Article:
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One-Dimensional (1D) Wigner Simulation Results: a wave packet interacting with a potential barrier.


These two videos shows an electron wave packet interacting with a potential barrier. Once the packet reaches the barrier, reflection and tunneling phenomena start to appear. The calculations are obtained by using the Wigner Monte Carlo method, a powerful approach to solve the Wigner equation.



Two-Dimensional (2D) Wigner Simulation Results: a wave packet interacting with a potential wall.


The first video (left) shows the time-dependent evolution of a two-dimensional Gaussian wave packet interacting with a potential wall (depicted by a straight line). Once the packet reaches the wall, reflection and partial tunneling phenomena start to appear. The second video (right) shows the time-dependent evolution of a two-dimensional Gaussian wave packet interacting with a potential wall. The top left plot shows the classical evolution (Boltzmann), the other three plots shows the quantum evolution of the wave packet with different potential values. As expected, the higher the wall the closer to the classical dynamics.



Three-Dimensional (3D) Wigner-Boltzmann Simulation Results: a wave packet evolving in a single dopant system.


These videos show the time-dependent evolution of a three-dimensional (3D) Gaussian wave packet interacting with the potential due to a Phosphorus dopant atom in a Silicon device. The lattice temperature is (left) 20mK (ballistic regime) and (right) 300K (room temperature). This device represents a candidate for quantum computers based on Silicon.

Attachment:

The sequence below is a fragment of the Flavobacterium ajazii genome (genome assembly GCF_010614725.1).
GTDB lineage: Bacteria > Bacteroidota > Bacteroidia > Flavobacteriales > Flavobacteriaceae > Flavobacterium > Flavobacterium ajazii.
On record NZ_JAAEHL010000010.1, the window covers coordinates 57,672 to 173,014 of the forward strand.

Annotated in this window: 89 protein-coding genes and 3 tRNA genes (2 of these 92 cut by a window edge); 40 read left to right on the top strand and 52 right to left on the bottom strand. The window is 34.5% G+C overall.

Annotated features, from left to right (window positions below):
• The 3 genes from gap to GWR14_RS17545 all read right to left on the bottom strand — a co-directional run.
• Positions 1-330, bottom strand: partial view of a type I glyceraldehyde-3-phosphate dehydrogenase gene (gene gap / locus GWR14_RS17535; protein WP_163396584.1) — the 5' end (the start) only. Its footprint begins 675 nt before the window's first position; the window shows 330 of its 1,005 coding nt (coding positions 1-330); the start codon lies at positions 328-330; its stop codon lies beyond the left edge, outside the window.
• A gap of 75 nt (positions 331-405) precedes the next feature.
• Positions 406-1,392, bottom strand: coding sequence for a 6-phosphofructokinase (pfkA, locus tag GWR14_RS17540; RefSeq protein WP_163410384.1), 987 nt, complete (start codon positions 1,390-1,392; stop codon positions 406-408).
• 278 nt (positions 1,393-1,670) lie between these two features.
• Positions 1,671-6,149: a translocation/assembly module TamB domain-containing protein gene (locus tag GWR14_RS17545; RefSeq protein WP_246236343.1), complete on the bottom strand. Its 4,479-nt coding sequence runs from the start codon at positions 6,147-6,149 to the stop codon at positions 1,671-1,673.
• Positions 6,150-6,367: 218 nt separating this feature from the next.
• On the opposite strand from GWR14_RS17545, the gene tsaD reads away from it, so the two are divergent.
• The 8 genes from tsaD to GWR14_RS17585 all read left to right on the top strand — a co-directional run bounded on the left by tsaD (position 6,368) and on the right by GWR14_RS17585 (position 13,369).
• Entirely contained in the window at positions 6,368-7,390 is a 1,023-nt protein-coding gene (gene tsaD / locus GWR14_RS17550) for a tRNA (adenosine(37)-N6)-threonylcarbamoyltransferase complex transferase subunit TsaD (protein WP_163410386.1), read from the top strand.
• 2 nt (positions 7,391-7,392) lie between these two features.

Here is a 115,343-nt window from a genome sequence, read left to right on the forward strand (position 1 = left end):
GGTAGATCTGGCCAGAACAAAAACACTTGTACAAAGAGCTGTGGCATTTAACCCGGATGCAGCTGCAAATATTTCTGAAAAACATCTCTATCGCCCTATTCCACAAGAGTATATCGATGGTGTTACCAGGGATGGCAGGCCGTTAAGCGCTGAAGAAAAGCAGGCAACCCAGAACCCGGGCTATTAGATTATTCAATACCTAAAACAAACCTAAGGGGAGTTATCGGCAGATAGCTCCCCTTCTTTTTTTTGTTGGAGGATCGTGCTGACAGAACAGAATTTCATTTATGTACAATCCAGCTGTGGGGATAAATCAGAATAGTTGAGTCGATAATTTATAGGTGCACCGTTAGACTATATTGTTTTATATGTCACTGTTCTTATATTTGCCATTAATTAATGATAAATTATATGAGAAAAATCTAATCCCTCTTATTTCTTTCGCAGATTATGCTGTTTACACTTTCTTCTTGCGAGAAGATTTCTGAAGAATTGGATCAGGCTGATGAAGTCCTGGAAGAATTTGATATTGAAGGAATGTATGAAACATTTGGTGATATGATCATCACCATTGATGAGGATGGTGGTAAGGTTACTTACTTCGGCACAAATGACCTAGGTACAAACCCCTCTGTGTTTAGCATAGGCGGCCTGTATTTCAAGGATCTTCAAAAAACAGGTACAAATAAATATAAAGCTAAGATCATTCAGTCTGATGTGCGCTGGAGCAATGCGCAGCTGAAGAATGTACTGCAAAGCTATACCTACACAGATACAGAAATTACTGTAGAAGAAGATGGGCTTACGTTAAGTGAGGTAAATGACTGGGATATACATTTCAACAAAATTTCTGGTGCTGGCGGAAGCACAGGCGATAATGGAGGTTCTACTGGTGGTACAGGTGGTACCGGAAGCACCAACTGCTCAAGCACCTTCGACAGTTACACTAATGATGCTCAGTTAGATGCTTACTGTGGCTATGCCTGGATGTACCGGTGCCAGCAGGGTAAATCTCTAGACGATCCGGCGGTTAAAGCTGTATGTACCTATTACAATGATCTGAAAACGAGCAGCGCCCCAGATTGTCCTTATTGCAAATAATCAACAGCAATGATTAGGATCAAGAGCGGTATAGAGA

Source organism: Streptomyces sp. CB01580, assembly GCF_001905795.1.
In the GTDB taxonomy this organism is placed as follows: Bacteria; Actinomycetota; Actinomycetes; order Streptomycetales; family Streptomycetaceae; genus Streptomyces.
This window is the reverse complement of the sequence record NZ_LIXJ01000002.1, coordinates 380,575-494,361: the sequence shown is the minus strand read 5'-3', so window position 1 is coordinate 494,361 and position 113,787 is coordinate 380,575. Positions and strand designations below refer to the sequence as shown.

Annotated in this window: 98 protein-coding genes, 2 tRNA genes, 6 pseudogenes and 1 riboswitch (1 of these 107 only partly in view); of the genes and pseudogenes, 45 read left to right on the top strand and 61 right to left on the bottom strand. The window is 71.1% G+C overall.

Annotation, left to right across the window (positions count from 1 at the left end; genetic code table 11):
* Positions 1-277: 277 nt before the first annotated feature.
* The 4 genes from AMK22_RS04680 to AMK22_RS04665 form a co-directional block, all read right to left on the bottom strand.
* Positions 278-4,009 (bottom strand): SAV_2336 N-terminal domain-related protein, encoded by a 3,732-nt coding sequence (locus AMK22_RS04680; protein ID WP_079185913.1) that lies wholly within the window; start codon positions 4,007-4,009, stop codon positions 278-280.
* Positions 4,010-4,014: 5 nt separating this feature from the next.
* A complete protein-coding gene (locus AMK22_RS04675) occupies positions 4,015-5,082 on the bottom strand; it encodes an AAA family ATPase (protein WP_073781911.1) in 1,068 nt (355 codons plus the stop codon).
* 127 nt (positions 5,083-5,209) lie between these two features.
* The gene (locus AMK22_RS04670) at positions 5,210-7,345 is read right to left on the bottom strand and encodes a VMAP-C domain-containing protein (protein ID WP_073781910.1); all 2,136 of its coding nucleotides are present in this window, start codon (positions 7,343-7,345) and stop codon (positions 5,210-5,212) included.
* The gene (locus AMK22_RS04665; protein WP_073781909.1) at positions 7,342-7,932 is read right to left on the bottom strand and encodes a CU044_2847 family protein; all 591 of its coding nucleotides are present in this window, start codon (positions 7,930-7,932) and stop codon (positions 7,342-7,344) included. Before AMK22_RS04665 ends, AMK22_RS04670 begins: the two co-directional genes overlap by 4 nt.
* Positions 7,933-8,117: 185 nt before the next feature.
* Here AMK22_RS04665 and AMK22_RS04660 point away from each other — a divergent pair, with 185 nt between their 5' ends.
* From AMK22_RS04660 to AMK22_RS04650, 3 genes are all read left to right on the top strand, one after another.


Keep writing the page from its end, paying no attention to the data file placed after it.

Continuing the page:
Two-Dimensional (2D) Wigner Simulations: an electron wave packet in the presence of ordered and disordered arrays of dopants.


The first video (left) shows the time dependent evolution of an electron wave packet interacting in a ordered array of ionizied dopants (Phosphorus) embedded in Silicon. A symmetry is developed during the evolution. The second plot (right) shows the same situation in the case of a disordered array of dopants. The symmetry is now broken.



Wigner Solotronics: an electron wave packet in the presence of dopant honeycomb structures.


The first video (left) shows the time dependent evolution of an electron wave packet interacting in a planar phosphorus honeycomb structure. The devices behaves as a nanometer scaled wire. The second plot (right) shows the same situation in the presence of a added boron atom in the middle of the domain (scattering center). The device behaves as a resistor.

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(C) 2012-2017, Jean Michel Sellier.